Have you ever had an instance where you were writing something for an artist, and someone along the line said "No we can't send this to radio. It's too out there"?
I had something kind of like that after the fact. I made a song for Fifth Harmony called "Bo$$." The chorus of that is "Boss, Michelle Obama, purse all heavy gettin' Oprah dollars". It's a total anthem. Not long after the song was out we started hearing from radio stations, and they were asking if we could make a version without Michelle Obama in the chorus. Some of the stations in certain regions of the country, which will remain nameless, won't play a song with Michelle Obama's name in it. Not only did I say no, but I tweeted about it. I probably got somebody in trouble for that one, but it's not my job to be politically correct.

What do you have coming up?
I have one song on Tim McGraw's new album already, which is awesome. I have a New Politics song that's on the radio right now, and a Smallpools song that's about to go. I've had a few sessions with Twenty One Pilots that have gone pretty well, and I'm going to be doing more with them. I did a session with Fergie, she's really cool. Went down to Colombia to produce for a great cumbia/electro mix group. Anything I can do to keep myself stimulated and to keep challenging myself.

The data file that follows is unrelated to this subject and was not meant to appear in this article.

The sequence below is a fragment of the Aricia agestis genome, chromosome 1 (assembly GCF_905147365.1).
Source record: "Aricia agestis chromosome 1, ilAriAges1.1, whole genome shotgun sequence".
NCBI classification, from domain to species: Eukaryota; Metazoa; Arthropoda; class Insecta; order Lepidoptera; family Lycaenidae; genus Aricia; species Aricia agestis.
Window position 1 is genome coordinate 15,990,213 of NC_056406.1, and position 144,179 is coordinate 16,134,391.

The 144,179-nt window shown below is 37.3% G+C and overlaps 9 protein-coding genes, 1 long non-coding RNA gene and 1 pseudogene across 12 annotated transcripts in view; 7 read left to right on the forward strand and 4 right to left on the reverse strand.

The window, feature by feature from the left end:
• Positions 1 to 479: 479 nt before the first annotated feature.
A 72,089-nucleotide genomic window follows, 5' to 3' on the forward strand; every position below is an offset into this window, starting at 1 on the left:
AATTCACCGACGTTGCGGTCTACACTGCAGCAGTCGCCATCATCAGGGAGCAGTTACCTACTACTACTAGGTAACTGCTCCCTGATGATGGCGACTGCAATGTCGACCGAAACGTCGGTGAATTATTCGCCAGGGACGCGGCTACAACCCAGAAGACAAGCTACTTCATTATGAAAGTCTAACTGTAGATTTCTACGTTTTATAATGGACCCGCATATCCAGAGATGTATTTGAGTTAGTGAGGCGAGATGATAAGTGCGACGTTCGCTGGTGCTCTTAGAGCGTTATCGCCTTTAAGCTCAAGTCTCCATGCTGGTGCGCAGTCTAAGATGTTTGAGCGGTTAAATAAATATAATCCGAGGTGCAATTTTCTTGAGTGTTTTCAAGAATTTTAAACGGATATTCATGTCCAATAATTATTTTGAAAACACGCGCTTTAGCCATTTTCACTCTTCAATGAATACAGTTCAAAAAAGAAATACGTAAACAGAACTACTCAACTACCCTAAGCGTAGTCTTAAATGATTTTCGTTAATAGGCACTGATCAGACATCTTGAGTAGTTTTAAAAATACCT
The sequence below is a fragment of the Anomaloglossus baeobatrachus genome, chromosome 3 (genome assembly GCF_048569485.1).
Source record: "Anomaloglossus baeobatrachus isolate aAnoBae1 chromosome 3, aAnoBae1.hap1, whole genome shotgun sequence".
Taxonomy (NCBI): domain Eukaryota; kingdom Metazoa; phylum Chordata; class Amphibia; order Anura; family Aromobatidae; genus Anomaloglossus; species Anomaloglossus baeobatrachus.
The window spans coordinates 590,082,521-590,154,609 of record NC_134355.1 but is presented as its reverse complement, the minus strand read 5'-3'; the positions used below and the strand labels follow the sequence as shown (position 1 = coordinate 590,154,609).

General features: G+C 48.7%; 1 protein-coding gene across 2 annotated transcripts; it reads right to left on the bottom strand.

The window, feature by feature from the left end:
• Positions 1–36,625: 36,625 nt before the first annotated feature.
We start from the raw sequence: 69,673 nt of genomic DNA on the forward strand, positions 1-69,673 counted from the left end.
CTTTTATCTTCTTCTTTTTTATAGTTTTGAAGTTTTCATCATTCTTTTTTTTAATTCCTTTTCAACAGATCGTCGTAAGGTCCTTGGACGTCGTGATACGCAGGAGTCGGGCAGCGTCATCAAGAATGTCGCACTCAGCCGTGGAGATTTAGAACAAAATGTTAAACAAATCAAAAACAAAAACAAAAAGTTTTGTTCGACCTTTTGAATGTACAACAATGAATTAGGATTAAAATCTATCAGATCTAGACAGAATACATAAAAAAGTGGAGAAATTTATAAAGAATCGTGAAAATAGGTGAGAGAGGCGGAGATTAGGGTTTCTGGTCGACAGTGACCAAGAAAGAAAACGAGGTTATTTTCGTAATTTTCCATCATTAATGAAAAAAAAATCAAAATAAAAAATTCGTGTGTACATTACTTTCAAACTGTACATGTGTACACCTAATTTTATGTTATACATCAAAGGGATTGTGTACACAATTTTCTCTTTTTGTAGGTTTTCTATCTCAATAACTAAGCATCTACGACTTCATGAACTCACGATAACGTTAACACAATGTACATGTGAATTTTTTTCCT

What's going on with Wallpaper? Any new material?
Just started working on it. I think it's going to be a paradigm shift from my previous work. When I was making the album last year I was going through a terrible time in my life. It was the hardest year. There's a lot of venting, frustration, and sadness on that album. People are always surprised and they think "But dude, it's a party album!" Read between the lines man. This last year has been incredible. I've been given a new start. Potentially some real hippy shit on my new album.

Now that you've proven yourself in the Top 40 world, is anyone expecting you to come out with your own big radio hit?
Oh yeah, the pressure for a radio hit is coming from all sides...all sides but me. The benefit of writing hits for other people is that it takes some of the pressure off of Wallpaper to have one. I can go into the studio and say "I know you guys want me to write a 'Talk Dirty' for myself, but this is what I have to do. This is what I have to say." What's most valuable is that I now have a podium to speak from, and I have a lot of things I need to say.

When Wallpaper was first coming out with songs like "Fucking Best Song Ever" and "Stupidfacedd," were you worried that would be your thing forever, and that nobody would take you seriously after such crazy party anthems?
Very much so, I still am to a degree today. With the prospect of new Wallpaper material looming, people are ready for another "Hesher," and I may just have to shatter expectations. If I don't feel like doing one of those, I'm not going to. I don't need to anymore. I feel comfortable in my skin and very happy.

Hugh McIntyre is a writer living in NYC. He's on Twitter.